Royals' Top 5 right fielders: Flanagan's take

May 11th, 2020

No one loves a good debate quite like baseball fans, and with that in mind, we asked each of our beat reporters to rank the top five players by position in the history of their franchise, based on their career while playing for that club. These rankings are for fun and debate purposes only … if you don’t agree with the order, participate in the Twitter poll to vote for your favorite at this position.

Here is Jeffrey Flanagan’s ranking of the top 5 right fielders in Royals history, and please note that our minimum to qualify for these rankings is at least 200 games in right field. Next week: DH

Royals all-time best: C | 1B | 2B | SS | 3B | LF | CF

1) , 1987-91
Key facts: One All-Star Game (1991)

Tartabull was truly one of the more interesting players in Royals history. “The Bull,” as he was nicknamed, had exquisite power, hitting 124 home runs for the Royals in five seasons, driving in a 100 or more runs three times, and posting an overall .894 OPS.

Tartabull burst on the scene with the Mariners as a rookie in 1986, when he hit 25 home runs with 96 RBIs while transitioning from being a middle infielder to a right fielder. It’s hard to even imagine Tartabull as a middle infielder. As the great Jim Murray once wrote of Tartabull playing shortstop or second base, “It was a little like Goldie Hawn playing Lady Macbeth. He belonged in the outfield.” Tartabull, somewhat remarkably, finished fifth in Rookie of the Year balloting in ’86 behind Jose Canseco, who won it, Wally Joyner, Mark Eichhorn and Cory Snyder.

Tartabull was traded to the Royals in the winter before the 1987 season for Scott Bankhead, Mike Kingery and Steve Shields -- what were the Mariners thinking? Of course, in Seattle’s defense, Tartabull was anything but a great defender, and he had issues in the clubhouse, once reportedly getting into a fight with budding Royals star Bret Saberhagen.

But Tartabull could flat out hit. In his first season in Kansas City, he hit 34 home runs with 101 RBIs in cavernous Kauffman Stadium (then Royals Stadium). His best season came in '91, when he led all of MLB with a .593 slugging percentage.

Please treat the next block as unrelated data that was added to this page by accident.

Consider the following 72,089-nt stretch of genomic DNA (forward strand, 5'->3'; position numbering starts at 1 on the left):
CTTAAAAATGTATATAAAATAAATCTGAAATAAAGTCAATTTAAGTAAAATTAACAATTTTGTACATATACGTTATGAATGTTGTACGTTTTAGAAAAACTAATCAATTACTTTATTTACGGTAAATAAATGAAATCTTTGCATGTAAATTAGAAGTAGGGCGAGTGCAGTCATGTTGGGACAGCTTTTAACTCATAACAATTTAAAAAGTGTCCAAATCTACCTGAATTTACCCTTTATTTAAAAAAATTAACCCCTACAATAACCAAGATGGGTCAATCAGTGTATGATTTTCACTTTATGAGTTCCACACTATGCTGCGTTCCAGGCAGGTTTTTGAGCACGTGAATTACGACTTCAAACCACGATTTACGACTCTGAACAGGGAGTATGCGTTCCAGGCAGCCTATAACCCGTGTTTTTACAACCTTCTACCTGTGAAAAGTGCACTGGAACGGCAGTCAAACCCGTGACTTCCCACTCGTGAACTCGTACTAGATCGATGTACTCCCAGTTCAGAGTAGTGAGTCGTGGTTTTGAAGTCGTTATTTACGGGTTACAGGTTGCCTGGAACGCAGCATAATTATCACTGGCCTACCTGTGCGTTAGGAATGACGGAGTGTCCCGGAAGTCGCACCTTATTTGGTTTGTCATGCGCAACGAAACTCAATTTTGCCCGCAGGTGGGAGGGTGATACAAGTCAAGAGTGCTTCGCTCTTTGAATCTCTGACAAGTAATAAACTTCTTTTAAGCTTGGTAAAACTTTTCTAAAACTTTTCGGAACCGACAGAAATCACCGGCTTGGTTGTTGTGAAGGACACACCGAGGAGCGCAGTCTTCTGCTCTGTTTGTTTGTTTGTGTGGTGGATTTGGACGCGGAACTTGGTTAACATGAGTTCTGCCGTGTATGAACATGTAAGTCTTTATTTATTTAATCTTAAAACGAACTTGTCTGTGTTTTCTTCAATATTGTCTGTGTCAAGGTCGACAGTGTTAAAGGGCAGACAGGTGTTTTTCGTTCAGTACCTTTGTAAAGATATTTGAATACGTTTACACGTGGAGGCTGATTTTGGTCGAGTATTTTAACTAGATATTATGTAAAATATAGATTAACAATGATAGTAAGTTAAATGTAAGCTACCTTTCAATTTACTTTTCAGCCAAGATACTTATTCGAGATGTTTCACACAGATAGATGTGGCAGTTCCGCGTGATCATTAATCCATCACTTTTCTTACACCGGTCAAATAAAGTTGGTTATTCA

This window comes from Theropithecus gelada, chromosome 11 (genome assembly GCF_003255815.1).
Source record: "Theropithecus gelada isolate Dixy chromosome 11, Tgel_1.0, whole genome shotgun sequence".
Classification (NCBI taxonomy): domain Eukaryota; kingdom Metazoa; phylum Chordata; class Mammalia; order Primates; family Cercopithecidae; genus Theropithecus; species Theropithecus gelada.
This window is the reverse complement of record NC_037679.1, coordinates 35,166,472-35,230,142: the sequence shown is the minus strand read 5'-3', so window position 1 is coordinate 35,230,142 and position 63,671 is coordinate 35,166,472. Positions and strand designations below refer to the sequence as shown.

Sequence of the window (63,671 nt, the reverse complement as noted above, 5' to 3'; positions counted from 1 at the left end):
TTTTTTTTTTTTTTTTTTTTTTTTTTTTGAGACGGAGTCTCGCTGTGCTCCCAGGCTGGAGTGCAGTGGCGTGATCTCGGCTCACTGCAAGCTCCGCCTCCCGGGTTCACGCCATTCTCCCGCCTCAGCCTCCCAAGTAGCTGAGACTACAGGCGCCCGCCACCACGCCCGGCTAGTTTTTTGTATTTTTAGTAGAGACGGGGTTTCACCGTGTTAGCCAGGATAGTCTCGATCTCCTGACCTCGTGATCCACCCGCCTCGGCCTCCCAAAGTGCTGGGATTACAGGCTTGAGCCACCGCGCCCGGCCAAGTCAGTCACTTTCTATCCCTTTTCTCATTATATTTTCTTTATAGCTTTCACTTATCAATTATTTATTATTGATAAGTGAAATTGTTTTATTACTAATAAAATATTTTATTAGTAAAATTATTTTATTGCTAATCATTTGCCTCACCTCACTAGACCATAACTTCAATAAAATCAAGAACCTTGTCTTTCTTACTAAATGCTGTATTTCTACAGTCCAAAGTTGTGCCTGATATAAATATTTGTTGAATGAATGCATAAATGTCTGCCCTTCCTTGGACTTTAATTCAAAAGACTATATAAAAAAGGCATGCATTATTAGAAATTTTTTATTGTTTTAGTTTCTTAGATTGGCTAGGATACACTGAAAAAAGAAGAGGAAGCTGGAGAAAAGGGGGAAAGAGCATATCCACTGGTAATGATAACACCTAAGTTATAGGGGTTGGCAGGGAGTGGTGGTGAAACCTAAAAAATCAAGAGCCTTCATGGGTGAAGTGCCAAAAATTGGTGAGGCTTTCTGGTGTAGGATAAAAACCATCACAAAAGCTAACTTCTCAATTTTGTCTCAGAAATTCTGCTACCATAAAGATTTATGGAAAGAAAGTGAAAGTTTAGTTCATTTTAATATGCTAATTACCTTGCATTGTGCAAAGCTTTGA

2) , 1997-2001
Key facts: One All-Star Game (2000) and one Gold Glove ('00) with the Royals

With the Royals, Dye was the complete package -- a powerful force at the plate with a cannon for an arm in right field. Dye had 44 assists in right field for the Royals, including 17 in 1999. Teams were foolish to even attempt to stretch singles into doubles, or go first to third on him.

Dye certainly benefited, as did his teammates from that Royals era, from the fences at Kauffman Stadium being move in 10 feet from bullpen to bullpen. From 1999-2001, Dye belted 73 home runs, including a career-high 33 (at the time) in 2000. From 1999-2000, Dye drove in 237 runs, and in 2000 he had a .951 OPS.

Dye was shipped to Oakland in the infamous three-team trade with the Rockies in '01 that netted the Royals shortstop Neifi Perez. Ouch.

3) , 1974-79
Key facts: One Gold Glove Award (1977)

Cowens was a fixture in right field for the Royals during their rise to greatness in the 1970s. His best year came in '77: .312 average, .885 OPS, 32 doubles, 14 triples, 23 home runs and 112 RBIs. He finished second in the American League MVP Award voting that season behind Rod Carew.

Cowens was a solid defender with a plus arm. He just never came close to those incredible offensive numbers from 1977 again.

4) Jim Eisenreich, 1987-92
Key facts: 33 doubles, 27 stolen bases in 1989

After sitting out two seasons following his Tourette Syndrome diagnosis, Eisenreich found a home with the Royals in 1987, resurrecting his career after a promising start with the Twins. Eisenreich was able to play all three outfield positions -- 265 games in right field while in Kansas City -- and he was a sound defender while being pesky at the plate.

Eisenreich hit .293, .280, .301 and .269 during his final four seasons in Kansas City while stealing 55 bases.

5) , 2011-13
Key facts: 38 outfield assists with the Royals

When the Royals signed Francoeur to a free-agent deal at the Winter Meetings in 2010, they were immediately rewarded with his career year in '11: career-high 47 doubles, career-high 22 stolen bases, .285 average, 20 home runs, 87 RBIs and 16 outfield assists. “Frenchy” never had another year like it and he was released mid-season less than two years later.

Honorable mention:
, 1977-81: Royals fans know the story all too well: Sports Illustrated cover boy, labeled a “phenom” at age 20, then a bust. Hurdle did have one solid year in '80 with 31 doubles, 10 home runs and a .294 average.